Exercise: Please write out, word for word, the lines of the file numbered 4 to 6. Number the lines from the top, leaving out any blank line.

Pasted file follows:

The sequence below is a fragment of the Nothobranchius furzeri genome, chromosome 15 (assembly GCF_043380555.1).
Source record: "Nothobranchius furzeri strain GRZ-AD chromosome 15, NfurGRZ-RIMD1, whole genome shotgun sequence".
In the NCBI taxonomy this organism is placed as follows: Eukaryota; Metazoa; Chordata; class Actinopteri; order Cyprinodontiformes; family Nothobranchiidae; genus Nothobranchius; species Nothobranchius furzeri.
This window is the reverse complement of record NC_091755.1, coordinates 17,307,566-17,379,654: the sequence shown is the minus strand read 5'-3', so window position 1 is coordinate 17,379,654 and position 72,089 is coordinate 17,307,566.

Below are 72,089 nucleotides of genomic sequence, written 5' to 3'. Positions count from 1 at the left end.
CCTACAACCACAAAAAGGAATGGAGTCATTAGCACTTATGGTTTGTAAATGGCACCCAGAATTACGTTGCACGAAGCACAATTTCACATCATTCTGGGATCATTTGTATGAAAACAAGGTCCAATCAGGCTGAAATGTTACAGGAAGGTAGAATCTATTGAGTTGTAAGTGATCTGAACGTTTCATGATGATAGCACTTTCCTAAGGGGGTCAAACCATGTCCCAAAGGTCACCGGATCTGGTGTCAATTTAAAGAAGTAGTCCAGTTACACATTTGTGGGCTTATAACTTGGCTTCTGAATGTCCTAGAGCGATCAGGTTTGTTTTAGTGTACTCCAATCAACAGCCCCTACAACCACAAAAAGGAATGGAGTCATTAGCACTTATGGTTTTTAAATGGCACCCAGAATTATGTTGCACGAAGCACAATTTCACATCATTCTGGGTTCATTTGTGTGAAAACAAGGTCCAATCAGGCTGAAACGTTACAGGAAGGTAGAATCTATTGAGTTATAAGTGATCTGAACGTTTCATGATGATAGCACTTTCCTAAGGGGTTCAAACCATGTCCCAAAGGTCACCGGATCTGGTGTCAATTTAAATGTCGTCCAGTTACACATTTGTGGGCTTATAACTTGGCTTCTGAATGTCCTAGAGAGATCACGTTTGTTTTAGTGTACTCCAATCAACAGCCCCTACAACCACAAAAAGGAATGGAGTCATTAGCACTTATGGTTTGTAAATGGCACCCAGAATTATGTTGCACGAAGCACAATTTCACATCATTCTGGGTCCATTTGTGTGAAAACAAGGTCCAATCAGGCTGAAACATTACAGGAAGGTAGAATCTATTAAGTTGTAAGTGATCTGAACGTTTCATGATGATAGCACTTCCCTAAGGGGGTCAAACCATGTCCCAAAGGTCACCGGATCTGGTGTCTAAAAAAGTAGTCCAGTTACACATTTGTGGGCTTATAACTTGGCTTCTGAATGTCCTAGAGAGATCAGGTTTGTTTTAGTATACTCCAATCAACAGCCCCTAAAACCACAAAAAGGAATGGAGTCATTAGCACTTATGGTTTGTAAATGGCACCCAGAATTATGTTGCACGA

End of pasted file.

This window is the reverse complement of record NC_091755.1, coordinates 17,307,566-17,379,654: the sequence shown is the minus strand read 5'-3', so window position 1 is coordinate 17,379,654 and position 72,089 is coordinate 17,307,566.

Below are 72,089 nucleotides of genomic sequence, written 5' to 3'. Positions count from 1 at the left end.
CCTACAACCACAAAAAGGAATGGAGTCATTAGCACTTATGGTTTGTAAATGGCACCCAGAATTACGTTGCACGAAGCACAATTTCACATCATTCTGGGATCATTTGTATGAAAACAAGGTCCAATCAGGCTGAAATGTTACAGGAAGGTAGAATCTATTGAGTTGTAAGTGATCTGAACGTTTCATGATGATAGCACTTTCCTAAGGGGGTCAAACCATGTCCCAAAGGTCACCGGATCTGGTGTCAATTTAAAGAAGTAGTCCAGTTACACATTTGTGGGCTTATAACTTGGCTTCTGAATGTCCTAGAGCGATCAGGTTTGTTTTAGTGTACTCCAATCAACAGCCCCTACAACCACAAAAAGGAATGGAGTCATTAGCACTTATGGTTTTTAAATGGCACCCAGAATTATGTTGCACGAAGCACAATTTCACATCATTCTGGGTTCATTTGTGTGAAAACAAGGTCCAATCAGGCTGAAACGTTACAGGAAGGTAGAATCTATTGAGTTATAAGTGATCTGAACGTTTCATGATGATAGCACTTTCCTAAGGGGTTCAAACCATGTCCCAAAGGTCACCGGATCTGGTGTCAATTTAAATGTCGTCCAGTTACACATTTGTGGGCTTATAACTTGGCTTCTGAATGTCCTAGAGAGATCACGTTTGTTTTAGTGTACTCCAATCAACAGCCCCTACAACCACAAAAAGGAATGGAGTCATTAGCACTTATGGTTTGTAAATGGCACCCAGAATTATGTTGCACGAAGCACAATTTCACATCATTCTGGGTCCATTTGTGTGAAAACAAGGTCCAATCAGGCTGAAACATTACAGGAAGGTAGAATCTATTAAGTTGTAAGTGATCTGAACGTTTCATGATGATAGCACTTCCCTAAGGGGGTCAAACCATGTCCCAAAGGTCACCGGATCTGGTGTCTAAAAAAGTAGTCCAGTTACACATTTGTGGGCTTATAACTTGGCTTCTGAATGTCCTAGAGAGATCAGGTTTGTTTTAGTATACTCCAATCAACAGCCCCTAAAACCACAAAAAGGAATGGAGTCATTAGCACTTATGGTTTGTAAATGGCACCCAGAATTATGTTGCACGA